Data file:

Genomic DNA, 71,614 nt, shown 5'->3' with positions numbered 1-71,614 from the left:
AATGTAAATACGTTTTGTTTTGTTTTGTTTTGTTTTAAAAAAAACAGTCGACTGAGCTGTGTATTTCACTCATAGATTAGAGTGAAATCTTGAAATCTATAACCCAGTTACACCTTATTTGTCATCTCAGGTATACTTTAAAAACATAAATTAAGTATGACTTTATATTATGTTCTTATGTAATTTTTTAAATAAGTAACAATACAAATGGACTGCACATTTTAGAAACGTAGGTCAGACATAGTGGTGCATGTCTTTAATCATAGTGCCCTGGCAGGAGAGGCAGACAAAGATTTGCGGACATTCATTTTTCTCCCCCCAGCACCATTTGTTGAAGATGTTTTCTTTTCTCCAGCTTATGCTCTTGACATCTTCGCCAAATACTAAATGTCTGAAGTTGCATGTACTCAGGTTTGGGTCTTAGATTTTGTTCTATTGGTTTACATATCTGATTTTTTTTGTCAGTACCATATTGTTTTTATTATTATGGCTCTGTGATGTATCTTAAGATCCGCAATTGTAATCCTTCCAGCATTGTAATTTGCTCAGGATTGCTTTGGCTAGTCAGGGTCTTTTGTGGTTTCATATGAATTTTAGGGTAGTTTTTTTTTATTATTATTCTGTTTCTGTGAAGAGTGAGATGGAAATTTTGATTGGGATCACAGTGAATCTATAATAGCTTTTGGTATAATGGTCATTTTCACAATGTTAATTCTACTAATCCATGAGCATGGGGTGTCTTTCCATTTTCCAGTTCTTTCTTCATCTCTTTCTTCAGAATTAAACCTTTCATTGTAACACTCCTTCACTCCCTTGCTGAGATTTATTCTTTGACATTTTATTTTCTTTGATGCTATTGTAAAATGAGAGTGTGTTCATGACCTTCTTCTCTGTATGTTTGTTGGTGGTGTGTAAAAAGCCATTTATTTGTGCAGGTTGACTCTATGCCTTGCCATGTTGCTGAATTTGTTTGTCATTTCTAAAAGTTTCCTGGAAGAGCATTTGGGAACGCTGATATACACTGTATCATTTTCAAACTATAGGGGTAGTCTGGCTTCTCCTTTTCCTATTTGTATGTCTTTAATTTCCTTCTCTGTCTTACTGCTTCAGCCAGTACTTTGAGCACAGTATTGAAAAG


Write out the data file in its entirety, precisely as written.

Genomic DNA, 71,614 nt, shown 5'->3' with positions numbered 1-71,614 from the left:
AATGTAAATACGTTTTGTTTTGTTTTGTTTTGTTTTAAAAAAAACAGTCGACTGAGCTGTGTATTTCACTCATAGATTAGAGTGAAATCTTGAAATCTATAACCCAGTTACACCTTATTTGTCATCTCAGGTATACTTTAAAAACATAAATTAAGTATGACTTTATATTATGTTCTTATGTAATTTTTTAAATAAGTAACAATACAAATGGACTGCACATTTTAGAAACGTAGGTCAGACATAGTGGTGCATGTCTTTAATCATAGTGCCCTGGCAGGAGAGGCAGACAAAGATTTGCGGACATTCATTTTTCTCCCCCCAGCACCATTTGTTGAAGATGTTTTCTTTTCTCCAGCTTATGCTCTTGACATCTTCGCCAAATACTAAATGTCTGAAGTTGCATGTACTCAGGTTTGGGTCTTAGATTTTGTTCTATTGGTTTACATATCTGATTTTTTTTGTCAGTACCATATTGTTTTTATTATTATGGCTCTGTGATGTATCTTAAGATCCGCAATTGTAATCCTTCCAGCATTGTAATTTGCTCAGGATTGCTTTGGCTAGTCAGGGTCTTTTGTGGTTTCATATGAATTTTAGGGTAGTTTTTTTTTATTATTATTCTGTTTCTGTGAAGAGTGAGATGGAAATTTTGATTGGGATCACAGTGAATCTATAATAGCTTTTGGTATAATGGTCATTTTCACAATGTTAATTCTACTAATCCATGAGCATGGGGTGTCTTTCCATTTTCCAGTTCTTTCTTCATCTCTTTCTTCAGAATTAAACCTTTCATTGTAACACTCCTTCACTCCCTTGCTGAGATTTATTCTTTGACATTTTATTTTCTTTGATGCTATTGTAAAATGAGAGTGTGTTCATGACCTTCTTCTCTGTATGTTTGTTGGTGGTGTGTAAAAAGCCATTTATTTGTGCAGGTTGACTCTATGCCTTGCCATGTTGCTGAATTTGTTTGTCATTTCTAAAAGTTTCCTGGAAGAGCATTTGGGAACGCTGATATACACTGTATCATTTTCAAACTATAGGGGTAGTCTGGCTTCTCCTTTTCCTATTTGTATGTCTTTAATTTCCTTCTCTGTCTTACTGCTTCAGCCAGTACTTTGAGCACAGTATTGAAAAG